"The global punk rock scene provides a fruitful basis for exploring the multiple circuits of exchange and circulation of goods,people, and messages.  Punk can also offer new ways of thinking about international relations and communication from the lived experiences of people’s daily lives" writes Kevin Dunn from St Andrews University in his brilliant paper "The Punk Politics of Global Communication,or, It’s A Punk Rock Planet After All".
The  Clash, I can never have enough of them!
But let's get back to the issue at hand. Fundamentalist Muslims find punk sinful. But before you start inveighing against strict Muslims, wait a minute. Is this not similar to what the Daily Mail did in 2008 in a liberal western democracy? I mean, punk bashing is met with approval in liberal societies too. By the way Indonesia is not an Islamic country and there is a strong opposition to such acts as those seen in Aceh, the reaction against this in Jakarta has been phenomenal.
"Punks and metallers are seen as The Other. The mainstream populace – however fucked up it may be itself – always has and always will fear The Other. We always get the blame! " says an anonymous columnist writing for Thrash Hits.
I could not agree more.
(All photos modelled by Alex B.)

Sunday, 11 December 2011

I feel authoritative,feminine and decisive...

Photographer: Caroline Michael

"I feel authoritative, feminine and decisive; in the mood to clobber Scargill, or take a ride in a tank...The Falklands goggles are yet to be seen on the catwalk" So writes Hermyone Eyre, in the ES Magazine of 9th December. All made up to look like Mrs Margaret Thatcher.
"I am 30, made up to look 50" she goes on. This is an empowering look, but worth recreating "if you are in your twenties, when looking older is still an advantage and pearls and bows come across as ironic. For anyone else it's a look to be followed not to the letter but in spirit. Have I made myself clear?" she ends.
I was reading this on the tube, during rush hours, when we were all packed as sardines - that transportation should be so bad in this country and this city in particular is but another legacy of Mrs T's policies.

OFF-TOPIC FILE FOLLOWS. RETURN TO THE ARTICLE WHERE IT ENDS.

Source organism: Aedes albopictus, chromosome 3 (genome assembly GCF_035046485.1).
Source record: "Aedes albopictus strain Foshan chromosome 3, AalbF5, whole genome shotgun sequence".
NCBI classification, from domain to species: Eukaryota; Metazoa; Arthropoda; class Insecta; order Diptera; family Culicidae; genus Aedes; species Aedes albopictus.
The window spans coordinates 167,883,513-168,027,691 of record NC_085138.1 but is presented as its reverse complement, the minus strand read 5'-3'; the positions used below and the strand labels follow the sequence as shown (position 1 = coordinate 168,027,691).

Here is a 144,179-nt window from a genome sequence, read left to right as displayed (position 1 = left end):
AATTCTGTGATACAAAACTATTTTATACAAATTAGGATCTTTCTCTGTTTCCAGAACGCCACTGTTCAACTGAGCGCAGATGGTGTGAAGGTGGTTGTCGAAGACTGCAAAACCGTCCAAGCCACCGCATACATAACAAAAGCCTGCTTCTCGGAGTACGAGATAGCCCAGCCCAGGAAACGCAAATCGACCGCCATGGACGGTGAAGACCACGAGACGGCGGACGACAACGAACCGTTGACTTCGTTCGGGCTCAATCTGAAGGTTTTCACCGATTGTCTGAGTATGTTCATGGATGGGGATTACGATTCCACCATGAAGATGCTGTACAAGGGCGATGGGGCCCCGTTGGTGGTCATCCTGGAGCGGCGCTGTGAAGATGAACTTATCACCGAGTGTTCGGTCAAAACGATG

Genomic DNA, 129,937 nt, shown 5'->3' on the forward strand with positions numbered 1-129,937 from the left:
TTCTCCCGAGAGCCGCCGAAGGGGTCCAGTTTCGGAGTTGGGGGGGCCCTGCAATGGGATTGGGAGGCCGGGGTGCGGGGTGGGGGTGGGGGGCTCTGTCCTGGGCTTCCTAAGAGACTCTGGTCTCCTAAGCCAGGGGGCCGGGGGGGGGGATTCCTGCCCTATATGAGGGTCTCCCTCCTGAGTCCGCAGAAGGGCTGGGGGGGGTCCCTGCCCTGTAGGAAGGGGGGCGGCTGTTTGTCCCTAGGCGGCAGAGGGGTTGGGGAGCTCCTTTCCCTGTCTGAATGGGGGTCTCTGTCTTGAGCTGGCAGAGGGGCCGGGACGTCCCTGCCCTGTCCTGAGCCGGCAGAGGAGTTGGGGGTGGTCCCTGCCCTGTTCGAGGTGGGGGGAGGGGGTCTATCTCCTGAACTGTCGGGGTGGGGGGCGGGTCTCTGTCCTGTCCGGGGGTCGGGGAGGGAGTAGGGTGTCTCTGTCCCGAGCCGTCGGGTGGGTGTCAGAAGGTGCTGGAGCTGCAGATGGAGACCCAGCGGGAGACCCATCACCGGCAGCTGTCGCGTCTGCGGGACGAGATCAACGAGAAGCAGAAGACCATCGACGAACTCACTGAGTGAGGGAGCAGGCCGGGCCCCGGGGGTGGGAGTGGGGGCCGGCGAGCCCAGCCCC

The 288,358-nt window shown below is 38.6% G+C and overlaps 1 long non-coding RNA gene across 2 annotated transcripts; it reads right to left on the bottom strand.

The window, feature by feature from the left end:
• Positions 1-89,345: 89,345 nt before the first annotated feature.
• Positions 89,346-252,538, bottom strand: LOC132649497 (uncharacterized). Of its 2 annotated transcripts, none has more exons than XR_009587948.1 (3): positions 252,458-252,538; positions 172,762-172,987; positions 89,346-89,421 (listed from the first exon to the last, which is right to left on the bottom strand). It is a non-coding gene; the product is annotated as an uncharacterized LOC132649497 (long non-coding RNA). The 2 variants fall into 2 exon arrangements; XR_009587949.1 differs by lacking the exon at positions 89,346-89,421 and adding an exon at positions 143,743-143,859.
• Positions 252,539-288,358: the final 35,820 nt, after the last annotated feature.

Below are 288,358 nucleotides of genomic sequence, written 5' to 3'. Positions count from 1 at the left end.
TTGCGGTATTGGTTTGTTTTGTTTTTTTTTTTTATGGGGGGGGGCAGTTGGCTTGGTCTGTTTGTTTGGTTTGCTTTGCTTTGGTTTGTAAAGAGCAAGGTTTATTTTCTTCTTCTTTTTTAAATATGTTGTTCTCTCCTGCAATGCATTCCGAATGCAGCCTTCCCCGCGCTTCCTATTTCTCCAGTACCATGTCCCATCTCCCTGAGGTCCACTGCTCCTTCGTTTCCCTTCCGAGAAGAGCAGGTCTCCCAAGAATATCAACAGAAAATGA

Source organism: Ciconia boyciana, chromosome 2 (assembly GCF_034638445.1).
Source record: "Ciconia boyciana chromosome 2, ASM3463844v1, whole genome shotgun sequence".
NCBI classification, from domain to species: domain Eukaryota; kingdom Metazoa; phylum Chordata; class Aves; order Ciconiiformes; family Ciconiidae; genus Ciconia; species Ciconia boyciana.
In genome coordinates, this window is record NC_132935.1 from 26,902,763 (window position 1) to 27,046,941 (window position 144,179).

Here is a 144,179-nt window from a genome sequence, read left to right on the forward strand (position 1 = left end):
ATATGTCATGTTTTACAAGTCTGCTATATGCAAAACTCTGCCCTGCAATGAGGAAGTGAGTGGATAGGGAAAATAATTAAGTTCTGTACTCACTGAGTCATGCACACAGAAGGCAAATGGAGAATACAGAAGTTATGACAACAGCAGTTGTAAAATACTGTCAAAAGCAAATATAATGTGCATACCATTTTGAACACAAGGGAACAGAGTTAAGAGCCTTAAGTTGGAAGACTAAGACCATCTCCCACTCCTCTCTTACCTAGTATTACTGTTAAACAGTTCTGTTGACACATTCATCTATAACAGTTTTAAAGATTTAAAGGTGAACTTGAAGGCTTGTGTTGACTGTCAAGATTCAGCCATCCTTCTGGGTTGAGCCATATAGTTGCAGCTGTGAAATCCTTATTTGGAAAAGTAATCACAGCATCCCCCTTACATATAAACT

I felt like throwing up. Forget about fashion capitalising on the film The Iron Lady which will open on 6th Jan, with Mrs Thatcher interpreted by the glamorous Meryl Streep. This article does not seem to have been written by someone endowed with any brain.

Photographer: Martina O'Shea


I am not happy about glamorising Mrs T. I lived through her time, I was summoned because I could not pay the bloody poll tax (£750 per year was impossible for me to find, I was a student!), I was there in the poll tax riots (which the film glosses over, in fact political commentary is non-existent in this film). I had my PhD viva on the day Mrs T. finally made her departure from number 10, the 26th of November 1990, and I remember coming out of my viva feeling elated because I had passed, to be greeted by a crowd of jubilant students - surely they can't be doing this for me, I remember thinking in bewilderment, I had not heard the news, I had been in a classroom with my examiners. They were celebrating Mrs T's demise of course, it all became clear in a flash. I joined in the big party.

I despise Mrs T's policies and what she stood for, the racism, the provincialism, the wanting to keep women at home to look after young children - nurseries places were drastically cut by her, the stereotypes she would encourage e.g. "single parent families breed criminals".

I remember the cold winter of discontent, the miners' strike, and the devastation and erosion of communities that the Iron Lady brought about.

A piece by Sarah Churchwell in the Guardian compares Marilyn Monroe, also the subject of a new film, My week with Marilyn, and Mrs Thatcher, suggesting similarities between the two "icons". Churchwell's piece barely manages to make sense, it's a bit like watching someone on the trapeze suddenly failing to grab the swing but then doing it, with difficulty, on a second attempt, when she finally states "as parables about powerful women, there are serious objections to both My Week with Marilyn and The Iron Lady. The latter often seems more interested in Thatcher's dementia than her career, and keeps putting her daughter Carol in the frame to suggest the moral of today's favourite sexist cautionary tale: career women ruin their children's lives. My Week with Marilyn falls back on the cliché that Marilyn's career ruined her own life, that her stardom destroyed her"

Oh well, she has suddenly realised that the comparison is not quite plausible after all and is trying to save face - "the most tortuous comparison I have come across in ages Sarah" says a commentator and another writes "I don't recall Monroe destroying a country's manufacturing industry and forcing millions of people into poverty - but I'm willing to be proven wrong, Sarah"